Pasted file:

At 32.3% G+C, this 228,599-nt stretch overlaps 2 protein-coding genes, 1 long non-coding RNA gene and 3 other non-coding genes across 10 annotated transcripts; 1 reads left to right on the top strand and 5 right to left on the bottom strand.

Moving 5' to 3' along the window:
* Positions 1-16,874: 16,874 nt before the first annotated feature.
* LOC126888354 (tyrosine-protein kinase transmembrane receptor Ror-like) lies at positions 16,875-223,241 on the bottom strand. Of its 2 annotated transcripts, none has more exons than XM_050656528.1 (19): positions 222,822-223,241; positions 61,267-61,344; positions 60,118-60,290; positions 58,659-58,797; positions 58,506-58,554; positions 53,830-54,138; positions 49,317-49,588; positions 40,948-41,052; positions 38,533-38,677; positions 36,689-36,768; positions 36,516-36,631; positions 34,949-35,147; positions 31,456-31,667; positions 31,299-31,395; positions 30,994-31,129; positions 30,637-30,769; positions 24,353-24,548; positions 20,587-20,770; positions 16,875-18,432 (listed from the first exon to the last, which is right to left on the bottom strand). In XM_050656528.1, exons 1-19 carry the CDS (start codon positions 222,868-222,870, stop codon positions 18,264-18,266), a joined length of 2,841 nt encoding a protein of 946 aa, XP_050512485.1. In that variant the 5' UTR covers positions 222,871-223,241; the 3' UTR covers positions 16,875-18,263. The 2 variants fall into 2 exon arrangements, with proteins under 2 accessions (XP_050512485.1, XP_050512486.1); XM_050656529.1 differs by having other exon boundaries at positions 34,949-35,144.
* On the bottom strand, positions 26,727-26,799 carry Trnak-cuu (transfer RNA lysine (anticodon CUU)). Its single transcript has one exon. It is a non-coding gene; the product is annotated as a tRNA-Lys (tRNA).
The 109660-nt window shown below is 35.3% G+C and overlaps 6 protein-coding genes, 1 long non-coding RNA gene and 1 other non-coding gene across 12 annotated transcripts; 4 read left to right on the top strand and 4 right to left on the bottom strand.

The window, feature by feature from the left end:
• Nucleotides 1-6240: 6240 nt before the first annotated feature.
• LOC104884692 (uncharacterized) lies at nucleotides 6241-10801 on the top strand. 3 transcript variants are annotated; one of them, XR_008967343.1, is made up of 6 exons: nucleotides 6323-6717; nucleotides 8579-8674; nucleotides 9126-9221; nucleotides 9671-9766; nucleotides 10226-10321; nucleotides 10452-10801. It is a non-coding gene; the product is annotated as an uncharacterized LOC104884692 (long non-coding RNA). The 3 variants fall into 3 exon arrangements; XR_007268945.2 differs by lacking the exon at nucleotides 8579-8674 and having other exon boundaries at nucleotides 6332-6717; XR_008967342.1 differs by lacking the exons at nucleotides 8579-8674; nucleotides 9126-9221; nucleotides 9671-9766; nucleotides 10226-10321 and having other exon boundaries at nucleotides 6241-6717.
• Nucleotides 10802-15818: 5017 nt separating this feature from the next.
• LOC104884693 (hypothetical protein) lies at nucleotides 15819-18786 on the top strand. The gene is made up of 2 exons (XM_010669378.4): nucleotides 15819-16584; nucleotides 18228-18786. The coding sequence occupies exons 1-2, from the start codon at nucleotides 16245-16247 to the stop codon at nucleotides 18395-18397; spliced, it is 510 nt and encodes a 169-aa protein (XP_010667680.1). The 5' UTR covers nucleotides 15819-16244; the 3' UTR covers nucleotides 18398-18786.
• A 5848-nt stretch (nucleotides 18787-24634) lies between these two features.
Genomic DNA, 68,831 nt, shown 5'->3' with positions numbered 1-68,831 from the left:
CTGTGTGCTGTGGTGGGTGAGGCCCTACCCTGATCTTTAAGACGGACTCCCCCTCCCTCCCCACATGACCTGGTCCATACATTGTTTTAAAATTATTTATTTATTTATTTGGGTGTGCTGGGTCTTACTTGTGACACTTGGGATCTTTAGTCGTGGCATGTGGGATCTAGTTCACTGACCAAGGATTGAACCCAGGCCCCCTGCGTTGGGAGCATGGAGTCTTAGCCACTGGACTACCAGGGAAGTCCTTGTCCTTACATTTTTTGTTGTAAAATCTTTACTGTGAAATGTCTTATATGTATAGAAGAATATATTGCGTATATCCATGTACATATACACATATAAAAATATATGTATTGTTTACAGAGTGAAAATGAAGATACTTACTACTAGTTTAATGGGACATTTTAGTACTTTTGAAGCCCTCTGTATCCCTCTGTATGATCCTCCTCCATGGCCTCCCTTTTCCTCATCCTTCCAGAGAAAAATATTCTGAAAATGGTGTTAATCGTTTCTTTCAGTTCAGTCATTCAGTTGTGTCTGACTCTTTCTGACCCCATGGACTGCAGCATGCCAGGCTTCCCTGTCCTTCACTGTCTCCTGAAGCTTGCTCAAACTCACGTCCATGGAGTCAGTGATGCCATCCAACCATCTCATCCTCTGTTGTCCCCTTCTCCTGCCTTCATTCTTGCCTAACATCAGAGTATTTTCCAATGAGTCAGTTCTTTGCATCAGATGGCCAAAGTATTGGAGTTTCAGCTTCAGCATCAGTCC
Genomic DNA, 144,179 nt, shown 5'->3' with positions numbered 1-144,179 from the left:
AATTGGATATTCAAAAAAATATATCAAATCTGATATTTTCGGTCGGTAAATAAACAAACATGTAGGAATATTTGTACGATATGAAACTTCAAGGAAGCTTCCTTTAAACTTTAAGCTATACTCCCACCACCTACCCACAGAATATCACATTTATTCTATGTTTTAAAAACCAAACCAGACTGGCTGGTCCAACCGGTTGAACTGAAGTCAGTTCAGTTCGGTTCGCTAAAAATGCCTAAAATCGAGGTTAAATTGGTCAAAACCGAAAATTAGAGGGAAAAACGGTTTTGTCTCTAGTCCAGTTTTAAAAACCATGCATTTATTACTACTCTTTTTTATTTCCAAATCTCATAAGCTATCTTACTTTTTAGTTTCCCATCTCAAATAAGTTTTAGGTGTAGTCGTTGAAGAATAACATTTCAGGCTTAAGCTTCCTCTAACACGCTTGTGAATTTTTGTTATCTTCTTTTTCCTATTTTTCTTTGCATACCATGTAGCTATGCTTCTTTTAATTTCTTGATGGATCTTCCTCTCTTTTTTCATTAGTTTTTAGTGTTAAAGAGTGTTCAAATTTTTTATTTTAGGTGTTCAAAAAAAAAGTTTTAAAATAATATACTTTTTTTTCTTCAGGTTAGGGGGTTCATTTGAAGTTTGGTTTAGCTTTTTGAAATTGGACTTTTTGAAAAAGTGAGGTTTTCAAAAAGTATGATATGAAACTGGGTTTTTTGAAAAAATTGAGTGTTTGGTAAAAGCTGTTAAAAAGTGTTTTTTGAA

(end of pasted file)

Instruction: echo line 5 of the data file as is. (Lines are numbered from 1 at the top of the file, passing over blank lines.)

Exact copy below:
* On the bottom strand, positions 26,727-26,799 carry Trnak-cuu (transfer RNA lysine (anticodon CUU)). Its single transcript has one exon. It is a non-coding gene; the product is annotated as a tRNA-Lys (tRNA).